- may be a health risk to particular population groups
- contain substances that don't need to be listed in the ingredients but can pose a risk to some sensitive individuals.
Advisory statements are required on:
- foods that contain bee pollen, aspartame, quinine, guarana, phytosterols, phytosterol esters, and propolis
- low fat milks (including soy and rice milk), kola beverages containing caffeine, unpasteurised egg products, and unpasteurised (raw) milk and milk products.
When a complete label is not required (for example, on takeaway food), if the food contains common allergens or substances that require an advisory or warning statement, the information must be displayed alongside the food, or be available if you ask for it.
The statement 'may contain traces of' is not required by law, but is often used by manufacturers for foods that may unintentionally contain traces of allergens from cross-contamination. It is up to you to decide whether such statements have any merit.
Supplier name and address
Food labels must have New Zealand or Australia contact details of the producer, manufacturer or importer, for product recalls and customer enquiries. There must be a physical address, not just a PO Box number or website.
Country of origin
Country of origin labelling is voluntary in New Zealand, except for wine. Suppliers (usually manufacturers, transporters, or sellers) may choose not to display the country of origin. A wine label must include a statement indicating the country of origin.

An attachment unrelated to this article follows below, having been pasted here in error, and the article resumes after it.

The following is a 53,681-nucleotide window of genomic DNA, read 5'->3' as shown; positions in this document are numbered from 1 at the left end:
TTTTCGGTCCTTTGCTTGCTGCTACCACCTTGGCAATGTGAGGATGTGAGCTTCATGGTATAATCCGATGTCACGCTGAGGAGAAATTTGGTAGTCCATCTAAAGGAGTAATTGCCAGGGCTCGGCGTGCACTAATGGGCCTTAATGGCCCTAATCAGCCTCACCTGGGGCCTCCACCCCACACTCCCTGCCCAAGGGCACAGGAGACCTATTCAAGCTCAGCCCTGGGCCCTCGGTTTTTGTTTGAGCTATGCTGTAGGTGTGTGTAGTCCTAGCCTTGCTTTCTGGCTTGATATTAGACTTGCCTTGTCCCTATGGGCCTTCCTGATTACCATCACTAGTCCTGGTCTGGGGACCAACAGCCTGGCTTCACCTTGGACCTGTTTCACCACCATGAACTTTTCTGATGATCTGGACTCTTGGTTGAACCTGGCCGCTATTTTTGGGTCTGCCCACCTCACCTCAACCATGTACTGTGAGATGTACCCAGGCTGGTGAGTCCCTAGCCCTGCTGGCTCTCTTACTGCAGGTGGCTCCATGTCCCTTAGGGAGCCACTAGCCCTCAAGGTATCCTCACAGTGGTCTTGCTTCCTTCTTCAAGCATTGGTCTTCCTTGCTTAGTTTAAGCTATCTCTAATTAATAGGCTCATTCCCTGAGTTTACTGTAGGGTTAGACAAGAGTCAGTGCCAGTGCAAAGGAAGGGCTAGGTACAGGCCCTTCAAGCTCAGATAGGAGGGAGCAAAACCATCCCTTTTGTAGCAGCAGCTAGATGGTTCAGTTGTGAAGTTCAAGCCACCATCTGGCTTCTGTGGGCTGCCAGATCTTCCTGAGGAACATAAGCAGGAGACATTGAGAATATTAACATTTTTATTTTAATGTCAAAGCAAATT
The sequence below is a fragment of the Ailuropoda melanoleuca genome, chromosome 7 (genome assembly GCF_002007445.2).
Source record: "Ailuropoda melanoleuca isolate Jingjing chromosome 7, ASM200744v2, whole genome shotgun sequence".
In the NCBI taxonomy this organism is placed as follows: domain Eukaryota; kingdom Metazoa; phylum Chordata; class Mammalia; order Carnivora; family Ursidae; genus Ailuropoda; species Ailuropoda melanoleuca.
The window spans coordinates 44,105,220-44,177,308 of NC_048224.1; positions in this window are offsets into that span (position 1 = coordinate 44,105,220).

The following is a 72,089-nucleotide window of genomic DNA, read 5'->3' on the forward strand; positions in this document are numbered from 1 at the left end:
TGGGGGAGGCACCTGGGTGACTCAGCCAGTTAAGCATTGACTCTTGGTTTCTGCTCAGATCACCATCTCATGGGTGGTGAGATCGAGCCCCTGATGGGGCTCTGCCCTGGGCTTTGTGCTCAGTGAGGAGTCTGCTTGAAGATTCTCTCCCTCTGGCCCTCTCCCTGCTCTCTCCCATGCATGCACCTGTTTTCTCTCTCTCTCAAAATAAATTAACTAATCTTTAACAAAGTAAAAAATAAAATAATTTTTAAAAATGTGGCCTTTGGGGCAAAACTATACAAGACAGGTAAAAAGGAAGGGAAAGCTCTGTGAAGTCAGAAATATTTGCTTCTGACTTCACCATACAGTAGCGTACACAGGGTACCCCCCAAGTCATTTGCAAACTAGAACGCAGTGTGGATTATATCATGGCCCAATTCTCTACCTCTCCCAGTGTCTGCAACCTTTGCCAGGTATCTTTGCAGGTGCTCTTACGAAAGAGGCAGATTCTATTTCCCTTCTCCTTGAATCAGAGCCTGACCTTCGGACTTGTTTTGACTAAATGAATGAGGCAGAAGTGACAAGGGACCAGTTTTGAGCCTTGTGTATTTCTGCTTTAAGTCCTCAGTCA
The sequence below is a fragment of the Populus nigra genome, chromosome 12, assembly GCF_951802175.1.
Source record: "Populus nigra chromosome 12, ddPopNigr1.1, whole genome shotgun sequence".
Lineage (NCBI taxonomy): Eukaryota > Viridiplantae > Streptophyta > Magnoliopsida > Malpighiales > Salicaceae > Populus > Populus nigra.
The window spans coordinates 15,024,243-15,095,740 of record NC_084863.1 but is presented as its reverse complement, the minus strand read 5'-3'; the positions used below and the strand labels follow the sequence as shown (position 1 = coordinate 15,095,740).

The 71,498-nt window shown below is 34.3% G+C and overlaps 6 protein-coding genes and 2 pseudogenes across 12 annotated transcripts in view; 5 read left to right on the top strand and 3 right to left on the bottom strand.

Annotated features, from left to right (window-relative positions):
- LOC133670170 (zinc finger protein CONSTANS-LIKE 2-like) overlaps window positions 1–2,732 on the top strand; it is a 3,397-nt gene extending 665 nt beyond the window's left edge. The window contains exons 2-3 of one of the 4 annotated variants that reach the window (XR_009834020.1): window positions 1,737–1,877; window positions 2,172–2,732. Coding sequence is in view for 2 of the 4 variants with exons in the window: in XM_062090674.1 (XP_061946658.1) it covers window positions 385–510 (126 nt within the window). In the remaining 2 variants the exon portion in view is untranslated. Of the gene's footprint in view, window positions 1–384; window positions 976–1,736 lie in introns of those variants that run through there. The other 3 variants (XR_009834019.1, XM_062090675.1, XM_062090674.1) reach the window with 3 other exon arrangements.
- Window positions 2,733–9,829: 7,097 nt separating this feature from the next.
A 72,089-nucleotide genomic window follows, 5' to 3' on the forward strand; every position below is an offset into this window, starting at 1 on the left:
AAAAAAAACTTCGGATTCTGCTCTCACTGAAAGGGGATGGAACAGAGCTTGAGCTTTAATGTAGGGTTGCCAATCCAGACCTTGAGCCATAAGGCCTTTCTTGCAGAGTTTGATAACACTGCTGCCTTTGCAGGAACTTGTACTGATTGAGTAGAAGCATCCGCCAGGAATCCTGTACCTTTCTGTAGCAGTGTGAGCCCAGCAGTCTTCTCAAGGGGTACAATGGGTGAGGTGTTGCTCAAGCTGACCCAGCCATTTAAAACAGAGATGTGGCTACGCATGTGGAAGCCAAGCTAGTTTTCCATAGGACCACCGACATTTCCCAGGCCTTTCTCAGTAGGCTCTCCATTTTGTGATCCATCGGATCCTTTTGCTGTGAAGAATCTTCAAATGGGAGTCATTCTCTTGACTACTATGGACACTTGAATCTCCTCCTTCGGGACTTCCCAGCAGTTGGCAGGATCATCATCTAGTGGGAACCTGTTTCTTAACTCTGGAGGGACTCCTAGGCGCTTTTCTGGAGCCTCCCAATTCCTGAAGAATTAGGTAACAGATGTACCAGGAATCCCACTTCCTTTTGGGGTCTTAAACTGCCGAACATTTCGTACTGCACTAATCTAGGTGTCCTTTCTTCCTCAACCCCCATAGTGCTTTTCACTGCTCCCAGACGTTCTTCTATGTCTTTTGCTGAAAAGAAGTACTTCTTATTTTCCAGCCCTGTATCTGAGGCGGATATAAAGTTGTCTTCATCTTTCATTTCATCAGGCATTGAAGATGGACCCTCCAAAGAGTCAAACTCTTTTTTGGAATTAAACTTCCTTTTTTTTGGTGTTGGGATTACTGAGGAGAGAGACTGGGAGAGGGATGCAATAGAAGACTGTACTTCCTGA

Nutrition Information Panel (NIP)
The 7 key nutrient components of food are listed in the Nutrition Information Panel (NIP). This helps you compare products for the overall energy (kilojoules or calories), the level of saturated fat, sugar, and sodium, among others.
Some food packages don't require a Nutrition Information Panel, for example, if they are very small (like chewing gum) or have minimal nutrition (like herbs, spices, herbal infusions, tea or coffee, vinegar, salt, water or jam setting compounds). Alcoholic beverages (including kits for producing them) also don't require a Nutrition Information Panel.
A Nutrition Information Panel is also required when there are nutrition content claims or health claims made about the product. For example, if there is a claim about the calcium content of a food, the Nutrition Information Panel must also show the level of calcium present.